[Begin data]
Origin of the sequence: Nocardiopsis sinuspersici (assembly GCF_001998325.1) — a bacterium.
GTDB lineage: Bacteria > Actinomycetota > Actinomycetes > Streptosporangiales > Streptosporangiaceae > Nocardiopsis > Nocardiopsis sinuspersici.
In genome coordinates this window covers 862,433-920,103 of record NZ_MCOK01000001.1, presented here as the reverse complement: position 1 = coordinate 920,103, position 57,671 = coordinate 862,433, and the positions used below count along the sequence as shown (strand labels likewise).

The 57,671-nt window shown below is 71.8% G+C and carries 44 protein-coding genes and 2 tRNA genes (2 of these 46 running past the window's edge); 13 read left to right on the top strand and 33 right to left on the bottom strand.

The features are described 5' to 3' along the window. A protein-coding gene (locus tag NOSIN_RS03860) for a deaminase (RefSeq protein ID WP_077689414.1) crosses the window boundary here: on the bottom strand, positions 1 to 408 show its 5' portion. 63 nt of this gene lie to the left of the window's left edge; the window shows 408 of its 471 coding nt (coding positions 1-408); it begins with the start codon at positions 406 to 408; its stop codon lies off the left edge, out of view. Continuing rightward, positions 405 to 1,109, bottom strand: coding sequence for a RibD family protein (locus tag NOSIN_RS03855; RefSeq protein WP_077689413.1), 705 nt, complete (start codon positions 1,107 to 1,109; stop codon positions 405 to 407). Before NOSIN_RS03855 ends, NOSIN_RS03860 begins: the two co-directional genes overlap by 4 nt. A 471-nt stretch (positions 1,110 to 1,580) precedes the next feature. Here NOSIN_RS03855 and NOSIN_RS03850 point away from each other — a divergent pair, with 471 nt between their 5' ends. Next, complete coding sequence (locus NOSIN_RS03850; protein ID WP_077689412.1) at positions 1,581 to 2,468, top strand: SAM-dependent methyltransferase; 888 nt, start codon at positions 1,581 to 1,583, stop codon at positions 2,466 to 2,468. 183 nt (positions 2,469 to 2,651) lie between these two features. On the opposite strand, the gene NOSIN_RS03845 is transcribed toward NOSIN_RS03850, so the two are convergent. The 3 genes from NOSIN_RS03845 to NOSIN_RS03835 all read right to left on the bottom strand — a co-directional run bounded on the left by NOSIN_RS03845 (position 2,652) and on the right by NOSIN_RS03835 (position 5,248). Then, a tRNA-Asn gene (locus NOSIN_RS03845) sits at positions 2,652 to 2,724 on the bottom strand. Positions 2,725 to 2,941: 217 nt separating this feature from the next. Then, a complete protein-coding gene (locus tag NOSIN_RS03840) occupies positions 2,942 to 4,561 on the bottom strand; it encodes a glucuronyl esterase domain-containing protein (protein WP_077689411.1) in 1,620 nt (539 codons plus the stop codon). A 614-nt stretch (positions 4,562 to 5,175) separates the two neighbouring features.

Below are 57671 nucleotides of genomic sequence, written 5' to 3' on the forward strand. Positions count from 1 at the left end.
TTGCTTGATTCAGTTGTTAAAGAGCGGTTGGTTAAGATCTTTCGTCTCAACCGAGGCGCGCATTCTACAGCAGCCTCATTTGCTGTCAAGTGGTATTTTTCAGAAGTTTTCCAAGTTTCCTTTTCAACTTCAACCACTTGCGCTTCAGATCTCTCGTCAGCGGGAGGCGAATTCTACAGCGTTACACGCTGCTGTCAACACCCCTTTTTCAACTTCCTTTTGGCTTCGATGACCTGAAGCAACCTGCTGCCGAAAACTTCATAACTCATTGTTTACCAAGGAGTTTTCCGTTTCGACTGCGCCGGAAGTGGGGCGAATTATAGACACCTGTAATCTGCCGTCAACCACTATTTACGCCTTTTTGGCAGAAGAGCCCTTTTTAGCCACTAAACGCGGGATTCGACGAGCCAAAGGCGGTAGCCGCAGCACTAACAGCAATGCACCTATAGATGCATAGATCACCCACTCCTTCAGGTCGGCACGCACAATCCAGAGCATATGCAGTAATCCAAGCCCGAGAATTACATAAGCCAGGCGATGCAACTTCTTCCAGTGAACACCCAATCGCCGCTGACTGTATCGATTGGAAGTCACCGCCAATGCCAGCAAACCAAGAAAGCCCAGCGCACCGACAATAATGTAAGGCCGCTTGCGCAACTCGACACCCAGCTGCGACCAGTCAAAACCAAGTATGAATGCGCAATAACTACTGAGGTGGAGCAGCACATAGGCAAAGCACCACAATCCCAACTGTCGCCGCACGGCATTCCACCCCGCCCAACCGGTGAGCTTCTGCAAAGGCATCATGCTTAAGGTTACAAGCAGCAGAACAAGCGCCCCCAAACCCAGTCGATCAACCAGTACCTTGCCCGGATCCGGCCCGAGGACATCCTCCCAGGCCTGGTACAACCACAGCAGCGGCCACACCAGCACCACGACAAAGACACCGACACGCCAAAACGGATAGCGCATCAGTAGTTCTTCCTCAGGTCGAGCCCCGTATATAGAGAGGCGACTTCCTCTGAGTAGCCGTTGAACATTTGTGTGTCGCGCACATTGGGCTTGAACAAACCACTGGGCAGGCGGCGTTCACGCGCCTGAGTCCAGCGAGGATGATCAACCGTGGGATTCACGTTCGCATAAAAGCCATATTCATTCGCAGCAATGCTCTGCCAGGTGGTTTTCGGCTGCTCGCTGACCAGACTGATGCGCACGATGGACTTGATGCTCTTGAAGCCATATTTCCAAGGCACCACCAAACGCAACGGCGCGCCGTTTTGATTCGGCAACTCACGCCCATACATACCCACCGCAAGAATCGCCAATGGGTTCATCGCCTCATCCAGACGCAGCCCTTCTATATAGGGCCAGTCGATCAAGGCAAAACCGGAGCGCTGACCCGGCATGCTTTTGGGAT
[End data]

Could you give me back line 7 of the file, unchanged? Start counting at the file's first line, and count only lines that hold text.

TTGCTTGATTCAGTTGTTAAAGAGCGGTTGGTTAAGATCTTTCGTCTCAACCGAGGCGCGCATTCTACAGCAGCCTCATTTGCTGTCAAGTGGTATTTTTCAGAAGTTTTCCAAGTTTCCTTTTCAACTTCAACCACTTGCGCTTCAGATCTCTCGTCAGCGGGAGGCGAATTCTACAGCGTTACACGCTGCTGTCAACACCCCTTTTTCAACTTCCTTTTGGCTTCGATGACCTGAAGCAACCTGCTGCCGAAAACTTCATAACTCATTGTTTACCAAGGAGTTTTCCGTTTCGACTGCGCCGGAAGTGGGGCGAATTATAGACACCTGTAATCTGCCGTCAACCACTATTTACGCCTTTTTGGCAGAAGAGCCCTTTTTAGCCACTAAACGCGGGATTCGACGAGCCAAAGGCGGTAGCCGCAGCACTAACAGCAATGCACCTATAGATGCATAGATCACCCACTCCTTCAGGTCGGCACGCACAATCCAGAGCATATGCAGTAATCCAAGCCCGAGAATTACATAAGCCAGGCGATGCAACTTCTTCCAGTGAACACCCAATCGCCGCTGACTGTATCGATTGGAAGTCACCGCCAATGCCAGCAAACCAAGAAAGCCCAGCGCACCGACAATAATGTAAGGCCGCTTGCGCAACTCGACACCCAGCTGCGACCAGTCAAAACCAAGTATGAATGCGCAATAACTACTGAGGTGGAGCAGCACATAGGCAAAGCACCACAATCCCAACTGTCGCCGCACGGCATTCCACCCCGCCCAACCGGTGAGCTTCTGCAAAGGCATCATGCTTAAGGTTACAAGCAGCAGAACAAGCGCCCCCAAACCCAGTCGATCAACCAGTACCTTGCCCGGATCCGGCCCGAGGACATCCTCCCAGGCCTGGTACAACCACAGCAGCGGCCACACCAGCACCACGACAAAGACACCGACACGCCAAAACGGATAGCGCATCAGTAGTTCTTCCTCAGGTCGAGCCCCGTATATAGAGAGGCGACTTCCTCTGAGTAGCCGTTGAACATTTGTGTGTCGCGCACATTGGGCTTGAACAAACCACTGGGCAGGCGGCGTTCACGCGCCTGAGTCCAGCGAGGATGATCAACCGTGGGATTCACGTTCGCATAAAAGCCATATTCATTCGCAGCAATGCTCTGCCAGGTGGTTTTCGGCTGCTCGCTGACCAGACTGATGCGCACGATGGACTTGATGCTCTTGAAGCCATATTTCCAAGGCACCACCAAACGCAACGGCGCGCCGTTTTGATTCGGCAACTCACGCCCATACATACCCACCGCAAGAATCGCCAATGGGTTCATCGCCTCATCCAGACGCAGCCCTTCTATATAGGGCCAGTCGATCAAGGCAAAACCGGAGCGCTGACCCGGCATGCTTTTGGGAT